Lately, I have trouble even saying my own
name, like a wooden block in my mouth,
the splinters never gone.
The buildings of Harlem stretch silently upward,
bearing up the blank night, lit windows like
confetti tossed into darkness. The river swirls
and pushes salty water up the East River, heavy
in its banks. The train ratchets over the bridge,
lights flicker, and the new moon hides her face,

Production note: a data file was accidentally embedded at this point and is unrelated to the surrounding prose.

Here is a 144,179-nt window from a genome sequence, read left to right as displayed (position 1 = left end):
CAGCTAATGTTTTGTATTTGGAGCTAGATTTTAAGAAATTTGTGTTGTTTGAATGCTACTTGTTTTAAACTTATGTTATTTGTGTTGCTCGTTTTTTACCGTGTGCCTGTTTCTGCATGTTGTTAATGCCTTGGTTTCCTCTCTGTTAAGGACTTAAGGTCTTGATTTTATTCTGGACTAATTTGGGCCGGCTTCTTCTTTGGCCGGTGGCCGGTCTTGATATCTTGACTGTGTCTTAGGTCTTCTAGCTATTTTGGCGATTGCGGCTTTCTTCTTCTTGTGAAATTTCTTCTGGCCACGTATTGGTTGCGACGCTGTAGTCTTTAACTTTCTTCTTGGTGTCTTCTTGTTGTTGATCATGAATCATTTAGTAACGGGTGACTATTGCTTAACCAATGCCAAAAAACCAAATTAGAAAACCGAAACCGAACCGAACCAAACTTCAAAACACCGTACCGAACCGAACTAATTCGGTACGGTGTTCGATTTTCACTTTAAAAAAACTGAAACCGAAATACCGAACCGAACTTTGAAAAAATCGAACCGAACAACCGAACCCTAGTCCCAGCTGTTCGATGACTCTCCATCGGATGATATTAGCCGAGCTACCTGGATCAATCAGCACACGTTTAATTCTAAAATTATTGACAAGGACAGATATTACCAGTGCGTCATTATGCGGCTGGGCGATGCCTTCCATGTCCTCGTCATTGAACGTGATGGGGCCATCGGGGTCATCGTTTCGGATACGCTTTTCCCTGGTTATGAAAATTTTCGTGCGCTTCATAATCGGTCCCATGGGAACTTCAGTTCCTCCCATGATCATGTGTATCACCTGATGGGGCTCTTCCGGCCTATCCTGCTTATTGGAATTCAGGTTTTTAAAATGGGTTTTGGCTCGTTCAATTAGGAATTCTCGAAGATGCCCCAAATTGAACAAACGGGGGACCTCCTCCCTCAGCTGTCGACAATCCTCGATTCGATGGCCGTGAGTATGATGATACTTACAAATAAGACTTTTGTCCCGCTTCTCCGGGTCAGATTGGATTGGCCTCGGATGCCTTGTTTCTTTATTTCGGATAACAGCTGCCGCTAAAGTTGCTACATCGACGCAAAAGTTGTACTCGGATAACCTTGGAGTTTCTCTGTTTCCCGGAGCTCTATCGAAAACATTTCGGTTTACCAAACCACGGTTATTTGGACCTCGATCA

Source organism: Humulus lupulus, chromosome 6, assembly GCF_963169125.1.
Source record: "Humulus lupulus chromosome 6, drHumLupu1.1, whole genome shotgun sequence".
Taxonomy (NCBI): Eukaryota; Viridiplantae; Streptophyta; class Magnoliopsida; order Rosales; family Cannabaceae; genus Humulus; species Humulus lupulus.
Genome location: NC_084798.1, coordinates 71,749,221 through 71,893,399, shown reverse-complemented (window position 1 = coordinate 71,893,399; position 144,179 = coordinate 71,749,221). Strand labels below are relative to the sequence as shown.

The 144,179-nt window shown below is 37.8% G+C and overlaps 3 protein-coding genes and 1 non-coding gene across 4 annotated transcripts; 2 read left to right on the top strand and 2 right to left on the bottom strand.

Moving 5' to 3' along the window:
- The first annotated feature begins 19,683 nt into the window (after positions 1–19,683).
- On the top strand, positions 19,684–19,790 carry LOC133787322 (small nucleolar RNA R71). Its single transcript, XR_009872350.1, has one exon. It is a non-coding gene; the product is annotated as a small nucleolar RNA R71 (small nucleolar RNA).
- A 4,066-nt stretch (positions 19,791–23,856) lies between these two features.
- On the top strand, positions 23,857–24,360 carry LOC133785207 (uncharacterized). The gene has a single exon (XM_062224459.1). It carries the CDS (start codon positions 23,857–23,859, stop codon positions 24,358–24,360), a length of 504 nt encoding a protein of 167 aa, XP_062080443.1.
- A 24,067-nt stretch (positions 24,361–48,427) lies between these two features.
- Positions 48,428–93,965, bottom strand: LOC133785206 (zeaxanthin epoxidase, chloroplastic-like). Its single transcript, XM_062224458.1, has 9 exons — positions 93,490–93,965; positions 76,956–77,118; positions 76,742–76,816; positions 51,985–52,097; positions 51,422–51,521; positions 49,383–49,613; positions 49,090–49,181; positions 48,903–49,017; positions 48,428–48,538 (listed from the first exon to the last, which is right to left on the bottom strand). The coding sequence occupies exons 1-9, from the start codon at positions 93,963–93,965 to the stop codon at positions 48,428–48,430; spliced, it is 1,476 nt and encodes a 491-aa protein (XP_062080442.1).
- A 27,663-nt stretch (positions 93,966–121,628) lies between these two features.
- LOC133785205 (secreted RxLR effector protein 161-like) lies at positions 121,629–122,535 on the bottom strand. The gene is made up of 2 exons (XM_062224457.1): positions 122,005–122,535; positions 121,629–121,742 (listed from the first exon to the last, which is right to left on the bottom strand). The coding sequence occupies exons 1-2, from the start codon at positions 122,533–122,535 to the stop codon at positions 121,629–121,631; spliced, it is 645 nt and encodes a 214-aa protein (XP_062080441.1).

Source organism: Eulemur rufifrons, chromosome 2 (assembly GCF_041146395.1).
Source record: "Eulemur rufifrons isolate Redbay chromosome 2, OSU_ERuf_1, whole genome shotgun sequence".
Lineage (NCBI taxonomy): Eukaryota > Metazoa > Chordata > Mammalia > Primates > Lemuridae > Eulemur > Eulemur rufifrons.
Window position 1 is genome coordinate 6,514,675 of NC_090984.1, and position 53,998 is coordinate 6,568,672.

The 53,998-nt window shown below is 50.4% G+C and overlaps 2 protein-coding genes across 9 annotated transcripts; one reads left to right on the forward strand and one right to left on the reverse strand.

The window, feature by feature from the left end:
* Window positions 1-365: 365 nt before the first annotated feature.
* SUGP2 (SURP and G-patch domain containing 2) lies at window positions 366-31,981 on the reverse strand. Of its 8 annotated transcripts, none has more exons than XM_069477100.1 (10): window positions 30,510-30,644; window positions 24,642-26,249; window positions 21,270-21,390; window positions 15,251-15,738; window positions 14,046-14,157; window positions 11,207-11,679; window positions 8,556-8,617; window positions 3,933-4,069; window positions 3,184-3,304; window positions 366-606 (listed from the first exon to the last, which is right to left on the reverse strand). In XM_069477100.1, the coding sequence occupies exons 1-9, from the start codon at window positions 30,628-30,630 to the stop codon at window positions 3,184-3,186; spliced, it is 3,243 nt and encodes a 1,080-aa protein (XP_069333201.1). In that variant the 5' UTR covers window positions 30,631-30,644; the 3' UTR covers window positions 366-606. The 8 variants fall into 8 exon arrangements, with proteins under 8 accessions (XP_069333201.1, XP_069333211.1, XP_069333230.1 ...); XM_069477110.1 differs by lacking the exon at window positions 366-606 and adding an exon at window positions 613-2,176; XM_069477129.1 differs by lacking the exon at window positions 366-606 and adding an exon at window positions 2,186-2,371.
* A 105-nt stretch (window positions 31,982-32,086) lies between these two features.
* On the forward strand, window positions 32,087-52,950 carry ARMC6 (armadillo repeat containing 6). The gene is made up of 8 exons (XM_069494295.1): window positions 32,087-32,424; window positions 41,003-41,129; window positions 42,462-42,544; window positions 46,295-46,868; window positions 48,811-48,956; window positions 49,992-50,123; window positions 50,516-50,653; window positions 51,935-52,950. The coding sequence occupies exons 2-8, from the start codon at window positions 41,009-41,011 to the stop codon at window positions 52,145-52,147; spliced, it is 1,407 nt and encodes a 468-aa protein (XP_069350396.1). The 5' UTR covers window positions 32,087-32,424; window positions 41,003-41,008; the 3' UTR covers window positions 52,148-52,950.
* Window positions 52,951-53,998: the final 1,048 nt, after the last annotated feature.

while mine is pressed to the dirty glass, looking.
Now, windows will only reflect what’s inside:
scraped floors and dirty upholstery,
seven blank faced travelers.
Isn’t this what you have always wanted?
—each thing you left
shrinks into darkness,
a life apart,
everywhere left to go.